January 01, 1976 | 64 minutes
Hailed by Laurence Olivier as on of the outstanding plays of the 20th Century, Harold Pinter’s “The Collection” is a raw, menacing drama that entangles two couples: Harry and Bill, James and Stella, in a bitter and violent emotional game. Each has a movite for hiding and perverting the truth about a seduction that may or may not have taken place at a fashion show in Leeds. Each is a pawn, yet at the same time a cunning manipulator in a power struggle marked by jealousy, pent-up rage, and paranoia. While the reality of the event becomes increasingly blurred, its relevance is diminished as the reality of each charachter’s obsessed motives is revealed. The corrupt undersides of love: cruelty and self-loathing, are laid bare by Harold Pinter’s relentless psychological scalpel and brought to electrifying life by four of Britain’s finest stage and screen actors.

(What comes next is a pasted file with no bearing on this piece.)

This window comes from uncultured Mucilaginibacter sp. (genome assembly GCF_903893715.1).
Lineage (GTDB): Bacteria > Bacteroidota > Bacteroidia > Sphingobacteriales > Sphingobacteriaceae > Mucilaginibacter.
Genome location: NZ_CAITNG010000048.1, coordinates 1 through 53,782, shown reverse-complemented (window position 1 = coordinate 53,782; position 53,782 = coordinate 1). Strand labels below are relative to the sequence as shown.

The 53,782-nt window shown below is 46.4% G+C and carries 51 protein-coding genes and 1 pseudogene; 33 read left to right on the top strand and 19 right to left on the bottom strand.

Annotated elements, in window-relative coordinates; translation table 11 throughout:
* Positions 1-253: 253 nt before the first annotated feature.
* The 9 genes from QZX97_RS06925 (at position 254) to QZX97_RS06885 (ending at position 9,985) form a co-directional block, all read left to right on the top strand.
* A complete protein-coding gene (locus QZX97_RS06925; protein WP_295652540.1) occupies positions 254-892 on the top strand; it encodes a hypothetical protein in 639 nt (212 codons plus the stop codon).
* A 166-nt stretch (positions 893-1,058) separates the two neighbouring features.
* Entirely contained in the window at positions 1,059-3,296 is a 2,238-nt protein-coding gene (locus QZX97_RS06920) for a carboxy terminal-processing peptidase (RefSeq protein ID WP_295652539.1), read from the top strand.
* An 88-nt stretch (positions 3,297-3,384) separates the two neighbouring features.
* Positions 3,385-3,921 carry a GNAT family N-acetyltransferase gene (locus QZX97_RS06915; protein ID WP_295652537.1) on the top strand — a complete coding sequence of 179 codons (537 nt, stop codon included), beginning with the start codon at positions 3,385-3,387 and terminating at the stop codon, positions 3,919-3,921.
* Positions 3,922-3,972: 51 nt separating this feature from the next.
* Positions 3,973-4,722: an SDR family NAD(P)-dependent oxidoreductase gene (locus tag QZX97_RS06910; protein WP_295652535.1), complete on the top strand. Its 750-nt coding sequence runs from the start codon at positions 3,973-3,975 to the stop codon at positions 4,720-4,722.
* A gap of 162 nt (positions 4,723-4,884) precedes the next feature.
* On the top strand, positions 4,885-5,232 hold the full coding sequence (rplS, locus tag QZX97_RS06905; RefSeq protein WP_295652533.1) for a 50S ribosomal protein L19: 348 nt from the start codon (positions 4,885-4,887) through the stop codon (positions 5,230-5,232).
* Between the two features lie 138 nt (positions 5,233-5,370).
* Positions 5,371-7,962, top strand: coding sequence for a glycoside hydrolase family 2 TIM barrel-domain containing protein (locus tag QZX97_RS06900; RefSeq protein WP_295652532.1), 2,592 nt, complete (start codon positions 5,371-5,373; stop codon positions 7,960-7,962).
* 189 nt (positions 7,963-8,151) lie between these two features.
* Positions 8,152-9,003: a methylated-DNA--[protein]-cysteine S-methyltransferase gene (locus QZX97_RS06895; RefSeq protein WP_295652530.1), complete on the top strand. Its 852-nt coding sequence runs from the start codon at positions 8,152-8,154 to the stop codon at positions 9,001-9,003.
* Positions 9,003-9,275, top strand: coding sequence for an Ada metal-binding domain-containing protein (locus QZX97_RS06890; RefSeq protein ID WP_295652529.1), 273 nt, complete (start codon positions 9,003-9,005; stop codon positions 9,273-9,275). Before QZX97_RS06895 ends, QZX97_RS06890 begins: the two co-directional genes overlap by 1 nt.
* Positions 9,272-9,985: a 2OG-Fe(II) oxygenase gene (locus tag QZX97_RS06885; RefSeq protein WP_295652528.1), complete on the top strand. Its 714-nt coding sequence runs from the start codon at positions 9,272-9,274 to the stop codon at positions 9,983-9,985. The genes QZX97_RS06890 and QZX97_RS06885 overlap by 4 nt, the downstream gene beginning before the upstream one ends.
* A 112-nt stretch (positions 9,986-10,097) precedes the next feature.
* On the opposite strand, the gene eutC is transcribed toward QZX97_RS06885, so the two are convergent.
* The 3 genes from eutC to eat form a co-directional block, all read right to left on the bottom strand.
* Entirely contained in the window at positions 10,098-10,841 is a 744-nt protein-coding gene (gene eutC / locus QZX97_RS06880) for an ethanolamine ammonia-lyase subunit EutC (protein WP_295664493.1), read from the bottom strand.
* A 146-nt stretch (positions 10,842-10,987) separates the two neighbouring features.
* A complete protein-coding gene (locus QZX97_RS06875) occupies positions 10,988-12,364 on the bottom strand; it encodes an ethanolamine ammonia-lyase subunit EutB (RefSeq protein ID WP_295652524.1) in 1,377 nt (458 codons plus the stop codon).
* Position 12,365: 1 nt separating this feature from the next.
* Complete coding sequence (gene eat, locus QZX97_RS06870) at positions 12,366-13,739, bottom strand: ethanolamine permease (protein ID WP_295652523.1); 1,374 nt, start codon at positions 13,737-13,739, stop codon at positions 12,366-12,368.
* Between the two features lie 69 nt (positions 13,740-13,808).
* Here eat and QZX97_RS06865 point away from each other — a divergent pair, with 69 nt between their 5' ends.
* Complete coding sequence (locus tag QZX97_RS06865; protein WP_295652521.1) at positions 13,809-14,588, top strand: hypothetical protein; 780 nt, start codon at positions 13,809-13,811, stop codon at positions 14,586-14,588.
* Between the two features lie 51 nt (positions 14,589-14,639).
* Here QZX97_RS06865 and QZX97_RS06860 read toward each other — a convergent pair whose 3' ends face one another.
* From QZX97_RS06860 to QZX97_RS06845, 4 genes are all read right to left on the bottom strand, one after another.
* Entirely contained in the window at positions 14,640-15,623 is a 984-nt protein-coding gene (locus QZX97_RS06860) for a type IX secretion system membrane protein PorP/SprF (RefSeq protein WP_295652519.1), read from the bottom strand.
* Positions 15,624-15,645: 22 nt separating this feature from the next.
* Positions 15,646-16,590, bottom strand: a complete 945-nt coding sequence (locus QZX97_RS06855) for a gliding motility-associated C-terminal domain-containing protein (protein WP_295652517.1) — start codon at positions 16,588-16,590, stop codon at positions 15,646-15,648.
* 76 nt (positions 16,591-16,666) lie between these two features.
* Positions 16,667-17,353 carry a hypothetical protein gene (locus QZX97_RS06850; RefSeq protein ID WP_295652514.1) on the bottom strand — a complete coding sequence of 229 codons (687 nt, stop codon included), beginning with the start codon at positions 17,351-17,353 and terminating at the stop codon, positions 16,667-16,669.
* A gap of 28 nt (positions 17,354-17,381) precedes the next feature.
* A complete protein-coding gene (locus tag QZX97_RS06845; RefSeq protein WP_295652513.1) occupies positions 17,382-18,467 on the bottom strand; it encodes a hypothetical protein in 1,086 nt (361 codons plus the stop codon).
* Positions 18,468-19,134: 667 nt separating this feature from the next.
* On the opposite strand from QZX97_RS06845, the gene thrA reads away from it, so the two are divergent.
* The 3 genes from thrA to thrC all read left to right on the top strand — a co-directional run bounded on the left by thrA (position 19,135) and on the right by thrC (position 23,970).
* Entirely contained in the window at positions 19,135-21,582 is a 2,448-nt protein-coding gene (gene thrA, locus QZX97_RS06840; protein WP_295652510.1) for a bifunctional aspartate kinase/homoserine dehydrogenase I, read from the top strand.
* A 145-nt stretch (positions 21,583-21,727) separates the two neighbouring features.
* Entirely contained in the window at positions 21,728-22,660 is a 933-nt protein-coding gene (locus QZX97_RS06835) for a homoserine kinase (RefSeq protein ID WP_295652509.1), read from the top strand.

What can go wrong if you have Laurence Olivier, Malcolm McDowell, Alan Bates and Helen Mirren for an adaptation of a Harold Pinter play? I cannot say, but I found this adaptation of “The Collection” very boring. Maybe it’s a lack of interest for the story or how the characters intertwine with each other. I didn’t care much what happened here, which is a shame when you have Britain’s best in front of one camera. While none of the charaters were interesting to me, Mirren’s character was the least interesting of the bunch, with not much to do except for a breakdown scene with Bates and a smooth scene at the end with Olivier. To say something positive anyway, Mirren looks at her most beautiful here, if that’s something to mention in a review.